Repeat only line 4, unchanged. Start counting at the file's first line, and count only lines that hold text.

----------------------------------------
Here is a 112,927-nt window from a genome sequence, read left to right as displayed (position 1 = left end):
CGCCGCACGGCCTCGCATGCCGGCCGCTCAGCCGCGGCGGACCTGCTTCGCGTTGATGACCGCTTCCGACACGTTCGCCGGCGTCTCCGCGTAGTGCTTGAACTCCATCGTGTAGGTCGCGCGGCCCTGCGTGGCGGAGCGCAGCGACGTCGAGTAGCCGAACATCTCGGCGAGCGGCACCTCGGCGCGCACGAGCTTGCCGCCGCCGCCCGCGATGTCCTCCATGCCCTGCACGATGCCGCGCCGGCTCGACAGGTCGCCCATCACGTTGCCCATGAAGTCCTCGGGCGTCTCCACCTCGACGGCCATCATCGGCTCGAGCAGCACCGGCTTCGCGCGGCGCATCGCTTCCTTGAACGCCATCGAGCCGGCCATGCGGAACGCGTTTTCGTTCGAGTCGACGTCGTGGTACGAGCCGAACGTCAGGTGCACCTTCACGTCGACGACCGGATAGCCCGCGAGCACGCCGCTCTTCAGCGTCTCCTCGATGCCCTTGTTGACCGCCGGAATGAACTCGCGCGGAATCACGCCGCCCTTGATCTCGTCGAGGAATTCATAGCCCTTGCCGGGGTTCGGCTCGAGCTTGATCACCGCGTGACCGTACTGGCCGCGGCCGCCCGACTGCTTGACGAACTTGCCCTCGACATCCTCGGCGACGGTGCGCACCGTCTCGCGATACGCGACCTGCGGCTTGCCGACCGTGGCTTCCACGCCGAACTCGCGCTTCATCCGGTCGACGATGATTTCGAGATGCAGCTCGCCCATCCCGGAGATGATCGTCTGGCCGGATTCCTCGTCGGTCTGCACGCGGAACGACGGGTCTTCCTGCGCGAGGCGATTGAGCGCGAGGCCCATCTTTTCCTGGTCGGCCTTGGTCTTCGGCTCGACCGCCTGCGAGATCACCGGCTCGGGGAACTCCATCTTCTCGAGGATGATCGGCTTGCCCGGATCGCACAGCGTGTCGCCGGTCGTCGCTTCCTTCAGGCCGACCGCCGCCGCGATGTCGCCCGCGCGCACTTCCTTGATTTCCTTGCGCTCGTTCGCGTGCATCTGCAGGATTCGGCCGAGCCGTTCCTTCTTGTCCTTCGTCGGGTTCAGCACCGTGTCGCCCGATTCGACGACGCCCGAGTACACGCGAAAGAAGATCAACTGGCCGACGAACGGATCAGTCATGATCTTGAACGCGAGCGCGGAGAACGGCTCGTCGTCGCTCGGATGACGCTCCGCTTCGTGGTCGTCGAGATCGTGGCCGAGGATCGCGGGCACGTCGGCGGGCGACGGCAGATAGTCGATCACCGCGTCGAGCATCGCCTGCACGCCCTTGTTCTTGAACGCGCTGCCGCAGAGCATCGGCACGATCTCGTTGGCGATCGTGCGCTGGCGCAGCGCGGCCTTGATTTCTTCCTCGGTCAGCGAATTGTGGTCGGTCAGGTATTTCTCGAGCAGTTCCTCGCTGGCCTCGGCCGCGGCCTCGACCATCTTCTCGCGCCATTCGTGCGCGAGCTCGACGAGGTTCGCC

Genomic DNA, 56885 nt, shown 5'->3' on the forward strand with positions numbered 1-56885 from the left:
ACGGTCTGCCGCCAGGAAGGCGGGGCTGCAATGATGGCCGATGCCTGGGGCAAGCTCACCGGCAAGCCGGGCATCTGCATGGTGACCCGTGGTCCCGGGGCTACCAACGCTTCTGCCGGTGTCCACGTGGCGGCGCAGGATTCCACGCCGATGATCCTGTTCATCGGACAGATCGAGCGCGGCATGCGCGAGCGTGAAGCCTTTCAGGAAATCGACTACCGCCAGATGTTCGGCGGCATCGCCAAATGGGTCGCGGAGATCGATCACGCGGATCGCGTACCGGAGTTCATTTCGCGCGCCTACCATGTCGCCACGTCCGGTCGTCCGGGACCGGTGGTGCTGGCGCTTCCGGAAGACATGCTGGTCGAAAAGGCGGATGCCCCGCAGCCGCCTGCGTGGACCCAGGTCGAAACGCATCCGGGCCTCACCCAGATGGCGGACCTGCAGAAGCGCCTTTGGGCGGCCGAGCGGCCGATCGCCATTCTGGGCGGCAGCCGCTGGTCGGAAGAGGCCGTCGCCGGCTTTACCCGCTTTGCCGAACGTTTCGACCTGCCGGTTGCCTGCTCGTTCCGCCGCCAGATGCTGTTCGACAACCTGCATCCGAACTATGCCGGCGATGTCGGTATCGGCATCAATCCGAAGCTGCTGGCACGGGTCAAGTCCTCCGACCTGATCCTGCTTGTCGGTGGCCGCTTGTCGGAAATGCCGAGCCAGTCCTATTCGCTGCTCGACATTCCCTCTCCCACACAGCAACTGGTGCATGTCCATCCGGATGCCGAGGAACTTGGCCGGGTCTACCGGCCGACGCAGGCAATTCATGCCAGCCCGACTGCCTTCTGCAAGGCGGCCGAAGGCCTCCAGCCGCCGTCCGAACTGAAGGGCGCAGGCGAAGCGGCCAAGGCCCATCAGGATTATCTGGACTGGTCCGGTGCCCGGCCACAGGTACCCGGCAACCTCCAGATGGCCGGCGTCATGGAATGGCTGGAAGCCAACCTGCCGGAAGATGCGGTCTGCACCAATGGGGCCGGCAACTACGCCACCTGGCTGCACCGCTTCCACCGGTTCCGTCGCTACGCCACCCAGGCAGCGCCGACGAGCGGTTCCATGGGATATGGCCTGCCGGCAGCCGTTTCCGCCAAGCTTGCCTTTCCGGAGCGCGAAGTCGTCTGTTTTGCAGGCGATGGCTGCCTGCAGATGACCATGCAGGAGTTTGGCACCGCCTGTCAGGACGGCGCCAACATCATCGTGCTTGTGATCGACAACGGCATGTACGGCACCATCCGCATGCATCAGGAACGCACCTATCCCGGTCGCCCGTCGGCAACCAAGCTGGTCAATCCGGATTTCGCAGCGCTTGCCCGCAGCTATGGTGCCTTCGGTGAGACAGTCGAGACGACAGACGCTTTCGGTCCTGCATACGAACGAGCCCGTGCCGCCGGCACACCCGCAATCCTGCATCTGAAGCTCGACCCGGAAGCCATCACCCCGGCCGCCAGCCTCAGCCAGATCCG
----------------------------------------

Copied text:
ACGGTCTGCCGCCAGGAAGGCGGGGCTGCAATGATGGCCGATGCCTGGGGCAAGCTCACCGGCAAGCCGGGCATCTGCATGGTGACCCGTGGTCCCGGGGCTACCAACGCTTCTGCCGGTGTCCACGTGGCGGCGCAGGATTCCACGCCGATGATCCTGTTCATCGGACAGATCGAGCGCGGCATGCGCGAGCGTGAAGCCTTTCAGGAAATCGACTACCGCCAGATGTTCGGCGGCATCGCCAAATGGGTCGCGGAGATCGATCACGCGGATCGCGTACCGGAGTTCATTTCGCGCGCCTACCATGTCGCCACGTCCGGTCGTCCGGGACCGGTGGTGCTGGCGCTTCCGGAAGACATGCTGGTCGAAAAGGCGGATGCCCCGCAGCCGCCTGCGTGGACCCAGGTCGAAACGCATCCGGGCCTCACCCAGATGGCGGACCTGCAGAAGCGCCTTTGGGCGGCCGAGCGGCCGATCGCCATTCTGGGCGGCAGCCGCTGGTCGGAAGAGGCCGTCGCCGGCTTTACCCGCTTTGCCGAACGTTTCGACCTGCCGGTTGCCTGCTCGTTCCGCCGCCAGATGCTGTTCGACAACCTGCATCCGAACTATGCCGGCGATGTCGGTATCGGCATCAATCCGAAGCTGCTGGCACGGGTCAAGTCCTCCGACCTGATCCTGCTTGTCGGTGGCCGCTTGTCGGAAATGCCGAGCCAGTCCTATTCGCTGCTCGACATTCCCTCTCCCACACAGCAACTGGTGCATGTCCATCCGGATGCCGAGGAACTTGGCCGGGTCTACCGGCCGACGCAGGCAATTCATGCCAGCCCGACTGCCTTCTGCAAGGCGGCCGAAGGCCTCCAGCCGCCGTCCGAACTGAAGGGCGCAGGCGAAGCGGCCAAGGCCCATCAGGATTATCTGGACTGGTCCGGTGCCCGGCCACAGGTACCCGGCAACCTCCAGATGGCCGGCGTCATGGAATGGCTGGAAGCCAACCTGCCGGAAGATGCGGTCTGCACCAATGGGGCCGGCAACTACGCCACCTGGCTGCACCGCTTCCACCGGTTCCGTCGCTACGCCACCCAGGCAGCGCCGACGAGCGGTTCCATGGGATATGGCCTGCCGGCAGCCGTTTCCGCCAAGCTTGCCTTTCCGGAGCGCGAAGTCGTCTGTTTTGCAGGCGATGGCTGCCTGCAGATGACCATGCAGGAGTTTGGCACCGCCTGTCAGGACGGCGCCAACATCATCGTGCTTGTGATCGACAACGGCATGTACGGCACCATCCGCATGCATCAGGAACGCACCTATCCCGGTCGCCCGTCGGCAACCAAGCTGGTCAATCCGGATTTCGCAGCGCTTGCCCGCAGCTATGGTGCCTTCGGTGAGACAGTCGAGACGACAGACGCTTTCGGTCCTGCATACGAACGAGCCCGTGCCGCCGGCACACCCGCAATCCTGCATCTGAAGCTCGACCCGGAAGCCATCACCCCGGCCGCCAGCCTCAGCCAGATCCG